Frequently Asked Questions

Q. What's the best way to get a new project started with Fedco?

   A. Fedco has an extensive network of highly qualified Manufacturer Representatives. Please click here to find the Representative in your area. Of course, Fedco welcomes you to contact them directly. Please call (800) 542-9761 or email for fast and knowledgeable responses to your questions.

Q. What is your minimum order quantity for custom batteries?

   A. Fedco's minimum quantity order is one unit. Fedco's minimum Dollar order is $1. 

Q. How much is my custom battery pack going to cost?

   A. There are many factors that comprise the total cost of a custom battery pack. Only after a complete review of a program is it possible to provide an exact cost of a custom battery. Some considerations are:

  • Cell Chemistry

  • Number of cells required to meet voltage and capacity requirements

  • Charge/Discharge requirements

  • Environmental considerations

  • Pack enclosure requirements i.e... plastic, metal, heat shrink, other

  • Testing and Certifications

  • There are many other factors too. To help you develop a scope of your battery pack project we suggest you download this handy Battery Development Guide (BDG).   

Q. How fast can Fedco develop a custom battery pack?

   A. There are many factors that dictate the development or design cycle time of a custom battery pack. Some more basic designs can be as fast as 5-7 weeks for non-lithium based designs. However, the design cycle for a complicated Lithium-based pack that may have a plastic or metal housing can easily be as long as 16-18 weeks or longer. 

Q. Why does Fedco have to ship me sample batteries in an explosion proof steel can/drum?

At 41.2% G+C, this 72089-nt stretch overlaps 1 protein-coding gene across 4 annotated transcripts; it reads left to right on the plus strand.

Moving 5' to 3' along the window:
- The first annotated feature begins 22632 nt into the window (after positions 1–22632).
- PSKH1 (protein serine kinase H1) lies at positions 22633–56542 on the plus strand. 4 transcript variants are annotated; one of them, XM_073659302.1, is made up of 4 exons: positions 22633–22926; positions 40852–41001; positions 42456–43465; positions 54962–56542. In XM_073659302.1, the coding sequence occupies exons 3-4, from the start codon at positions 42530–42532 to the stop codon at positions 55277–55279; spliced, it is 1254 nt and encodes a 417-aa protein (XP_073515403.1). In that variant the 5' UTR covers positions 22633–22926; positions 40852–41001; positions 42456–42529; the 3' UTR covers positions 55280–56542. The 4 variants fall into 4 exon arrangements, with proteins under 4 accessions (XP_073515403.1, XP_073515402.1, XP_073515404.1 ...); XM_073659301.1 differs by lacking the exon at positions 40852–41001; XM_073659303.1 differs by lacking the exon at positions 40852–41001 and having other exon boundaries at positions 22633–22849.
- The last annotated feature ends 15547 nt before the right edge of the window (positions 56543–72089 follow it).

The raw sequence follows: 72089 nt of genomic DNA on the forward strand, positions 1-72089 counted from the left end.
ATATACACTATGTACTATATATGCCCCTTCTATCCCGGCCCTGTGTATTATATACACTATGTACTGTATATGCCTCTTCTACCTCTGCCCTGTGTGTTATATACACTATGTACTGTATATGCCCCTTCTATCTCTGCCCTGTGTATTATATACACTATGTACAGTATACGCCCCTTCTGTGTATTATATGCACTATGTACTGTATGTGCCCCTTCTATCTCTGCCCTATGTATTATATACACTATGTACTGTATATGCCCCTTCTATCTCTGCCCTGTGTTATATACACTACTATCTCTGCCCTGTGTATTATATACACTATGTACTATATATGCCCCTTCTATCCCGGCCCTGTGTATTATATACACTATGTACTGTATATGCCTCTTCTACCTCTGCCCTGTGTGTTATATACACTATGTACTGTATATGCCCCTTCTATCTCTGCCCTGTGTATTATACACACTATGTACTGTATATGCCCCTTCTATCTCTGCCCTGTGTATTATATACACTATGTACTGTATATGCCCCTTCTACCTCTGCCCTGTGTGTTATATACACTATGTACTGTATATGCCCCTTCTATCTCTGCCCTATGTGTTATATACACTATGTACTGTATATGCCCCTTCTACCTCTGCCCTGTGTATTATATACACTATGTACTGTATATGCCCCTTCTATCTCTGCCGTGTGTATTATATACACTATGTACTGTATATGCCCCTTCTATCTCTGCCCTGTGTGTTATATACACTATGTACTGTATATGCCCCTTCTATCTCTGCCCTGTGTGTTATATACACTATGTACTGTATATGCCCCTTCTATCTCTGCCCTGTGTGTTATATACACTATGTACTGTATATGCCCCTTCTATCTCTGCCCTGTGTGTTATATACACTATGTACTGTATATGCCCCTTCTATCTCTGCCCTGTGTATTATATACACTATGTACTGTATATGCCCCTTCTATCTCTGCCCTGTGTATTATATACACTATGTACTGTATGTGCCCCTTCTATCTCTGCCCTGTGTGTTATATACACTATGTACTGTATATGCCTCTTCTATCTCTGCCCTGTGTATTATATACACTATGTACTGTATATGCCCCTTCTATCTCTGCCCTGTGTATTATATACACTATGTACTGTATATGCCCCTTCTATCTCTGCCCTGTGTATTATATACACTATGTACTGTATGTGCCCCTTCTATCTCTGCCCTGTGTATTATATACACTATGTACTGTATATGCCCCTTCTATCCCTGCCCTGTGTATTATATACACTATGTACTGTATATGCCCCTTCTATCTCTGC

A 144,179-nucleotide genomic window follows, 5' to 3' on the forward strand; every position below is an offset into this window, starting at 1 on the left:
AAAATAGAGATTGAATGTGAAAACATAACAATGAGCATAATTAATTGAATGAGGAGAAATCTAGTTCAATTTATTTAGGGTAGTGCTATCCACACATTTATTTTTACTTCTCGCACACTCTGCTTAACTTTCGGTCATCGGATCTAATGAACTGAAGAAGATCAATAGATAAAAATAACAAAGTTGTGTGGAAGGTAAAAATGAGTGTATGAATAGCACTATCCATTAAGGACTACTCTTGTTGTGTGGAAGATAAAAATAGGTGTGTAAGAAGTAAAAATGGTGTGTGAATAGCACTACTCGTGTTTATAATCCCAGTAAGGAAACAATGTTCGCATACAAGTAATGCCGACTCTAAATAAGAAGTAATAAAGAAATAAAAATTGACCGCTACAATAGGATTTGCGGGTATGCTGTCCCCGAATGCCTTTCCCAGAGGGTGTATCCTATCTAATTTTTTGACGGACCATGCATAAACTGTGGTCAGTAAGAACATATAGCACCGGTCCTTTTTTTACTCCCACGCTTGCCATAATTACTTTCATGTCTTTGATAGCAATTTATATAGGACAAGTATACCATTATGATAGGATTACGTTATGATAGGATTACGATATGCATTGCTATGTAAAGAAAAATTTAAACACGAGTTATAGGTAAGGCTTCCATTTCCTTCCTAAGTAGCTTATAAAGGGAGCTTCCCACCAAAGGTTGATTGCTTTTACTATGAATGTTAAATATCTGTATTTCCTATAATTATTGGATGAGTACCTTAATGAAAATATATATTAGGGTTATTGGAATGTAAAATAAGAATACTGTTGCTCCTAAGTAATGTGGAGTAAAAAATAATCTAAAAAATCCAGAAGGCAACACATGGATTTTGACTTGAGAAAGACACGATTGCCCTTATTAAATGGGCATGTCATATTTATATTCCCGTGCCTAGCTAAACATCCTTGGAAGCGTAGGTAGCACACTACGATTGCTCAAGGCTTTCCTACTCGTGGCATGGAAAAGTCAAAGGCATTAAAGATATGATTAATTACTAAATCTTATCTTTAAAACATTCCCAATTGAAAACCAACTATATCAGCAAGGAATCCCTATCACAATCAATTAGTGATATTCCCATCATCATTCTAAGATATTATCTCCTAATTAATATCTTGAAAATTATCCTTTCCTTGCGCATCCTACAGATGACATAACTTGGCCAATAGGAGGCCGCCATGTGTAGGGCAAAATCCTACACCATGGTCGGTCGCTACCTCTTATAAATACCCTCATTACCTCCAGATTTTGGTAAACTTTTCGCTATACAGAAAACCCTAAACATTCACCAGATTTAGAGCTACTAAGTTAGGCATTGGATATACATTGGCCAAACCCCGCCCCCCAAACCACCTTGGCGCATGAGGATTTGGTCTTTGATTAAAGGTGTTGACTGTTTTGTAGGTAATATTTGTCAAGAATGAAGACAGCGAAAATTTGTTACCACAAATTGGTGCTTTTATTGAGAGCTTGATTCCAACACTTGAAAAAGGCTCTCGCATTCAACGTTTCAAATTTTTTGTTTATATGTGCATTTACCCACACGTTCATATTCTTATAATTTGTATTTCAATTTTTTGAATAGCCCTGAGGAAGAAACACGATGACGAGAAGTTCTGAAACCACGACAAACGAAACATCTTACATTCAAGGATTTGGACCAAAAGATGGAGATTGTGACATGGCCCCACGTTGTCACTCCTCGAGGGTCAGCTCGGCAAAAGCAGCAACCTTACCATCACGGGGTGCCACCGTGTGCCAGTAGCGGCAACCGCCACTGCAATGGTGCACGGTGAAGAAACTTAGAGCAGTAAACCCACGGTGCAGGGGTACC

A. All Lithium-based batteries that have not been certified to UN38.3 must be shipped in a specially designed and certified can or drum to comply with U.S... DOT and FAA regulations {49CFR Part 173.185(e)}. Please communicate your questions to your Fedco Sales Representative for more complete details. Additional information can be found by visiting the Resources page, and select Shipping Regulations and scroll down to U.S.. DOT Rules  and click on Regulatory Statement for Un-Tested Batteries.

Q. Are all of Fedco's batteries going to have to ship in an explosion proof steel can/drum?

   A. No. Only Lithium-based batteries are subject to the extra precautionary shipping method which incorporates a steel can or drum. Nickel and other non-Lithium batteries are exempt. Also, once a Lithium-based battery has been certified to UN38.3 it is considered safe to ship using more conventional processes and methods. 

Q. What is the difference between a PCM (Protection Circuit Module) and a BMS (Battery Management System)?

   A. A PCM is the safety circuit installed in all rechargeable lithium-based battery packs to control over-charge, over-discharge and short circuit of the cells within the pack as prescribed in UN38.3 design criteria. A BMS also incorporates these safety features but includes an array of other control and monitoring features such as a "fuel gauge", thermal monitoring, cycle life monitoring, and can even include abuse reporting and much more.

   NOTE: For more details for these terms and many others please visit our extensive Glossary of Terms.

Q. Does Fedco have manufacturing in Asia or other parts of the world?

   A. While Fedco does source components, sub-assemblies and some finished goods from premium suppliers located in many parts of the world, Fedco proudly builds all assemblies in their factory in Fond du Lac, WI.

Q. What is the difference between a Prismatic cell, Pouch cell, and a Polymer cell?